Zampone of Modena is made from the front trotter of a pig. The trotter is stuffed with a mixture of lean meats, belly and back skin and neck fat and boiled before consumption.
Zampone is traditionally served on New Year’s Eve, not only in Modena, but also throughout Italy. It should be well cooked and cut into slices less than half and inch thick. Traditionally, it is sliced directly at the table. Classic side dishes include lentils (that are thought to bring good luck), but also stewed, large white beans (fagioli di Spagna), buttered spinach or mashed potatoes.
There is also a tradition of pairing zampone with zabaione. This peculiar way to eat zampone seems to come from Parma, where the cooks from the other side of the Alps who followed Maria Luigia of Austia were particularly skilled in preparing the dish. According to Numa Ciripiglia, in her book Cucina tradizionale Reggiana, zabaione was created in the Reggio area when Gian Paolo Baglioni, who was later decapitated in Rome by Leone X in 1520, had to feed his hungry troops. They found only eggs, sugar and white wine, which they whisked together, heated and served to the enthusiastic soldiers. The recipe was given the dialectical name of its creator “Zvan Bajoun.” In dialect, zabaione is still referred to as “zambajoun.”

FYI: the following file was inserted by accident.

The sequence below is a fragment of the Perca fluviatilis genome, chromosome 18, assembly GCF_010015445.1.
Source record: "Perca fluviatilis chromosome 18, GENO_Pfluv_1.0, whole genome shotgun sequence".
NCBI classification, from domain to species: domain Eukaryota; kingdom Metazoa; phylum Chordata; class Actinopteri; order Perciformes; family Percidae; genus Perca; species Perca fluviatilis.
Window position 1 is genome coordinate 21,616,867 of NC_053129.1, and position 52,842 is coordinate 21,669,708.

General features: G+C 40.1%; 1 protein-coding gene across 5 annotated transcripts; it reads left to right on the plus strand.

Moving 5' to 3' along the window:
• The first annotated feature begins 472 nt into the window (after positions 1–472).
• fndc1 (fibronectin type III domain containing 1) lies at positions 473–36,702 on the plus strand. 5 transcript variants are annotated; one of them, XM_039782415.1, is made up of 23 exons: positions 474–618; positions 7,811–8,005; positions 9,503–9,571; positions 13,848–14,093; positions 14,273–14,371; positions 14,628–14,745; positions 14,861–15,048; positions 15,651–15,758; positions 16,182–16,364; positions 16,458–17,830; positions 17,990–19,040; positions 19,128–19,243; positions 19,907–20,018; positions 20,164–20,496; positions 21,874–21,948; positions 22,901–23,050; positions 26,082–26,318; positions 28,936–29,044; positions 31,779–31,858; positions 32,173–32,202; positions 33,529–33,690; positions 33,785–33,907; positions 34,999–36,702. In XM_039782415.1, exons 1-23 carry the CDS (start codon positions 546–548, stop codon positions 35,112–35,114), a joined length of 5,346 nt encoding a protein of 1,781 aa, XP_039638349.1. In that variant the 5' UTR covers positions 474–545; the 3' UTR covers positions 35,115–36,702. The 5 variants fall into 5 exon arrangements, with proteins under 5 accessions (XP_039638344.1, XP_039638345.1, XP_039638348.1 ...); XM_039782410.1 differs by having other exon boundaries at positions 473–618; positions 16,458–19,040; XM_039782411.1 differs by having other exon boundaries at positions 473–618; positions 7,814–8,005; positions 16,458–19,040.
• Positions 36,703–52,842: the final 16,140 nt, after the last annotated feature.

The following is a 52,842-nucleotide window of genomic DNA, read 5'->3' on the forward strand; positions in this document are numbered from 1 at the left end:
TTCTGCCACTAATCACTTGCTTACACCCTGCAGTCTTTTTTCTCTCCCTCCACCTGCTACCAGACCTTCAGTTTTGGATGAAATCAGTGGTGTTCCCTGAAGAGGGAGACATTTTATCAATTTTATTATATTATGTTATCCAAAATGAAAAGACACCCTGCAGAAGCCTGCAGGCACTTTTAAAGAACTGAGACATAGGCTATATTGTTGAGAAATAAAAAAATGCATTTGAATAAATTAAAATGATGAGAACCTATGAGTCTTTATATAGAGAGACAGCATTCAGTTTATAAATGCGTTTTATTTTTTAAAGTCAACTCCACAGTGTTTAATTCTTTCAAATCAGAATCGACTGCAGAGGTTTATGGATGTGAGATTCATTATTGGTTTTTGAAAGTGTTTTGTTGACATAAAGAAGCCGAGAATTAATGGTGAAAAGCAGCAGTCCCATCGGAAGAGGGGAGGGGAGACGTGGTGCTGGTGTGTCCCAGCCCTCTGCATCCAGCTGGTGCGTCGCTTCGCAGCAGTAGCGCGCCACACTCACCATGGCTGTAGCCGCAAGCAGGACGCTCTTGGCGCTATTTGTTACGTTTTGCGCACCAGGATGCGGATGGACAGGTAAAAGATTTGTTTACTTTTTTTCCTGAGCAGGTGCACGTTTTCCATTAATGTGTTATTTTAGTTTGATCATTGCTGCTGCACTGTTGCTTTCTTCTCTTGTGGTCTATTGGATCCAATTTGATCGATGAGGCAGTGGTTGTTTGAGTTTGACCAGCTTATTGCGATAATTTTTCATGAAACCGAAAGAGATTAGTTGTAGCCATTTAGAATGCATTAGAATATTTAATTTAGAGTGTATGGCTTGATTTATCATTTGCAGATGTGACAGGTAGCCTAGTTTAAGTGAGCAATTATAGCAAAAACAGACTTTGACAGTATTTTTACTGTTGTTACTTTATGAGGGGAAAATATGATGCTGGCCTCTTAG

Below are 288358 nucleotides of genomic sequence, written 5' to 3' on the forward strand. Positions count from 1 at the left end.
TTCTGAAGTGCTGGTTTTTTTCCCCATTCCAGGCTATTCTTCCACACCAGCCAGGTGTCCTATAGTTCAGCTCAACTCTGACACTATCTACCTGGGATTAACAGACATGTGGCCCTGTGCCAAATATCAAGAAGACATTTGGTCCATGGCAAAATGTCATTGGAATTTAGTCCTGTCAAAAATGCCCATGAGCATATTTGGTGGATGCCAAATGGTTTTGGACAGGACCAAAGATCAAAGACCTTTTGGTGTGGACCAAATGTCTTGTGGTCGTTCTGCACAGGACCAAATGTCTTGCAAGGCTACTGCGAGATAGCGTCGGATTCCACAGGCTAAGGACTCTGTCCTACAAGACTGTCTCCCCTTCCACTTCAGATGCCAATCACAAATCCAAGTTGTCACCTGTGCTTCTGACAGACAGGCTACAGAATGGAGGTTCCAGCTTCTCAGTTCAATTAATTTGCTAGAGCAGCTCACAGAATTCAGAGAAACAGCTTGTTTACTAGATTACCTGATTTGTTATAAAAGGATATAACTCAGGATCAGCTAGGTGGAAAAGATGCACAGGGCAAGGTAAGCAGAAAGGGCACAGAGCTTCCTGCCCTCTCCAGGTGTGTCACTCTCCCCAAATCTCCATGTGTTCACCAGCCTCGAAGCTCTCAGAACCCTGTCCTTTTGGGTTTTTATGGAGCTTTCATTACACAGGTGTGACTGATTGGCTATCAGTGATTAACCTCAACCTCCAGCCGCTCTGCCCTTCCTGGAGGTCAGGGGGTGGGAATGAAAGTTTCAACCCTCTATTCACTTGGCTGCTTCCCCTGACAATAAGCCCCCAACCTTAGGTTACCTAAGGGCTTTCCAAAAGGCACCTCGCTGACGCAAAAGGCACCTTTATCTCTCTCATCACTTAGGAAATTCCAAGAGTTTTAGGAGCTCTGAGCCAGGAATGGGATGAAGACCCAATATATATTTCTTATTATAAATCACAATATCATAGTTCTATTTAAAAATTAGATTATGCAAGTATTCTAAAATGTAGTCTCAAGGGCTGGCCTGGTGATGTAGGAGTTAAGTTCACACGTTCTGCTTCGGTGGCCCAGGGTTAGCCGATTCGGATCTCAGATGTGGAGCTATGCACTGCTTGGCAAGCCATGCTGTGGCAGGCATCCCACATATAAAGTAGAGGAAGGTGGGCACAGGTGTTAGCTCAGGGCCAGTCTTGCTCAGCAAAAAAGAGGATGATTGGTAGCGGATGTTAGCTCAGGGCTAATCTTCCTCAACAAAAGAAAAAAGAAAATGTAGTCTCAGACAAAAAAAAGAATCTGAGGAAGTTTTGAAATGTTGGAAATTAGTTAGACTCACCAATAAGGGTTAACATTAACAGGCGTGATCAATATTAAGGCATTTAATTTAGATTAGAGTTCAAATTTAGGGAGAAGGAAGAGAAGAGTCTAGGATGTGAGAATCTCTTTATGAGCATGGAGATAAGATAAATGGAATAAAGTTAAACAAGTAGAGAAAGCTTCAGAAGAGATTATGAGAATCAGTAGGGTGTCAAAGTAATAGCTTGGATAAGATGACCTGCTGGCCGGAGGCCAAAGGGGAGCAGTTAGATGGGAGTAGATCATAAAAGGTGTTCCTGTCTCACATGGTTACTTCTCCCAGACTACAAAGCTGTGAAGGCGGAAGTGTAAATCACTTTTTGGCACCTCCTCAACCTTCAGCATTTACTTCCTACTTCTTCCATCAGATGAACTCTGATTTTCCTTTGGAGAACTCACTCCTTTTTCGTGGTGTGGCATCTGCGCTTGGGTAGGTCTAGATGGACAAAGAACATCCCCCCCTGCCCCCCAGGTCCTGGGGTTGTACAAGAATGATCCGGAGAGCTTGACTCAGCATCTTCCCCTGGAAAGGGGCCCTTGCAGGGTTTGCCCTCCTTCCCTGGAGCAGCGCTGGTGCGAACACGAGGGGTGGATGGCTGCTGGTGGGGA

Originally, zampone was made with leftover skin and pork meat. Today, it is more refined and a true Zampone Modenese IGP must have about 40% shoulder and thigh meat (specifically the meat around the leg bone), about 40% pork cheek and about 20% skin. The mixture is seasoned with salt, pepper and mixed spices like cinnamon, coriander, cumin and cloves, for example. Everything is stuffed into a little sack made from the skin and the trotter, which is then tied together at one end. The best zamponi are fresh and available only in the winter. The area of production of Zampone Modena (an IGP product since 1996) is the entire region of Emilia Romagna and the provinces of Cremona, Lodi, Pavia, Milano, Varese, Como, Lecco, Bergamo, Brescia, Mantova in Lombardy and Verona or Rovigo in Veneto.
In the library
S. BELLEI, La cucina modenese, Padova, Muzzio, 1990.
L'anima e la gola: le origini, le curiosità e i piaceri della gastronomia modenese, Modena, Artestampa, 1997.
L. ROMANELLI, I salumi d'Italia, Firenze, Nardini, 2002.
L. VERRINI - M. ROSATI, a cura di, Atlante Qualivita. I prodotti agroalimentari italiani DOP, IGP, STG, Milano, Edizioni del Gusto, 2009.